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# nilradical

Let $R$ be a commutative ring. An element $x\in R$ is said to be nilpotent if $x^{n}=0$ for some positive integer $n$. The set of all nilpotent elements of $R$ is an ideal of $R$, called the nilradical of $R$ and denoted $\operatorname{Nil}(R)$. The nilradical is so named because it is the radical of the zero ideal.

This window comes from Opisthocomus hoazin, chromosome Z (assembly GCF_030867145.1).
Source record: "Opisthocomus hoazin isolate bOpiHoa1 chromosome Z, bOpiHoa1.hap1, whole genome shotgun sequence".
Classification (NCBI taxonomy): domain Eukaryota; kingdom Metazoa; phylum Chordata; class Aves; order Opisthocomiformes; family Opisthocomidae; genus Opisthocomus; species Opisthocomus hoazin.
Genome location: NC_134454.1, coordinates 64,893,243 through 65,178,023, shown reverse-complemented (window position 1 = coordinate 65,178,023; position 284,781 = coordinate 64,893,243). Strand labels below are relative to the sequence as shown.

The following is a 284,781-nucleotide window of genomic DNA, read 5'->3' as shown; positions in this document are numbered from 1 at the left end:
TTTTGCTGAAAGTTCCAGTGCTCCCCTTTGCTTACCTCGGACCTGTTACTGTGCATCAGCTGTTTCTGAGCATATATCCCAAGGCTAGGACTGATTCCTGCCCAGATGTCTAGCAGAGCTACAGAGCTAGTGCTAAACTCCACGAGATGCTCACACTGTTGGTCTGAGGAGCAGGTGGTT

The nilradical of $R$ equals the prime radical of $R$, although proving that the two are equivalent requires the axiom of choice.

Defines:

nilpotent

Related:

PrimeRadical, JacobsonRadical

Type of Math Object:

Definition

Major Section:

Reference

Groups audience:

## Mathematics Subject Classification

13A10*no label found*

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